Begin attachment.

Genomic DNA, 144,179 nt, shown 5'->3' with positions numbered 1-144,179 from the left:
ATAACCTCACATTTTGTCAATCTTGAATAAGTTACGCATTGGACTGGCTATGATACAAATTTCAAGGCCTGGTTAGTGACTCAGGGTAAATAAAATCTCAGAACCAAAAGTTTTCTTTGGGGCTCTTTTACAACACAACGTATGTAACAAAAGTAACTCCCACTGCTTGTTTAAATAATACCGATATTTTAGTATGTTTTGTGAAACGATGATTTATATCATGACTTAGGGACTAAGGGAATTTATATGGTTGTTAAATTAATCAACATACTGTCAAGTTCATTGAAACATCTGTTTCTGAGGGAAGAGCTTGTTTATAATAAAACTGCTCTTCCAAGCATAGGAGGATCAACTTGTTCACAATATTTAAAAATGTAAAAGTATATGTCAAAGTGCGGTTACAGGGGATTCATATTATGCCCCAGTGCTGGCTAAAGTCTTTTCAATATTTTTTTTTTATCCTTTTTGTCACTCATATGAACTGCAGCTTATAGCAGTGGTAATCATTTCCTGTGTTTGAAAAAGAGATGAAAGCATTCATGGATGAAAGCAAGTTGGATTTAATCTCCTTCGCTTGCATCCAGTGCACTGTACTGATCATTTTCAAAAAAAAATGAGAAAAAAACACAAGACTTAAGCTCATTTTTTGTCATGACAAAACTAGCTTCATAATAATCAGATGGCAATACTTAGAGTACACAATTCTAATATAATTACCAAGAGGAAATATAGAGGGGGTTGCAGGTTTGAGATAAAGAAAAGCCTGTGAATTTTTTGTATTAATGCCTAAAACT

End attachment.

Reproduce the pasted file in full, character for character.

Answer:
Genomic DNA, 144,179 nt, shown 5'->3' with positions numbered 1-144,179 from the left:
ATAACCTCACATTTTGTCAATCTTGAATAAGTTACGCATTGGACTGGCTATGATACAAATTTCAAGGCCTGGTTAGTGACTCAGGGTAAATAAAATCTCAGAACCAAAAGTTTTCTTTGGGGCTCTTTTACAACACAACGTATGTAACAAAAGTAACTCCCACTGCTTGTTTAAATAATACCGATATTTTAGTATGTTTTGTGAAACGATGATTTATATCATGACTTAGGGACTAAGGGAATTTATATGGTTGTTAAATTAATCAACATACTGTCAAGTTCATTGAAACATCTGTTTCTGAGGGAAGAGCTTGTTTATAATAAAACTGCTCTTCCAAGCATAGGAGGATCAACTTGTTCACAATATTTAAAAATGTAAAAGTATATGTCAAAGTGCGGTTACAGGGGATTCATATTATGCCCCAGTGCTGGCTAAAGTCTTTTCAATATTTTTTTTTTATCCTTTTTGTCACTCATATGAACTGCAGCTTATAGCAGTGGTAATCATTTCCTGTGTTTGAAAAAGAGATGAAAGCATTCATGGATGAAAGCAAGTTGGATTTAATCTCCTTCGCTTGCATCCAGTGCACTGTACTGATCATTTTCAAAAAAAAATGAGAAAAAAACACAAGACTTAAGCTCATTTTTTGTCATGACAAAACTAGCTTCATAATAATCAGATGGCAATACTTAGAGTACACAATTCTAATATAATTACCAAGAGGAAATATAGAGGGGGTTGCAGGTTTGAGATAAAGAAAAGCCTGTGAATTTTTTGTATTAATGCCTAAAACT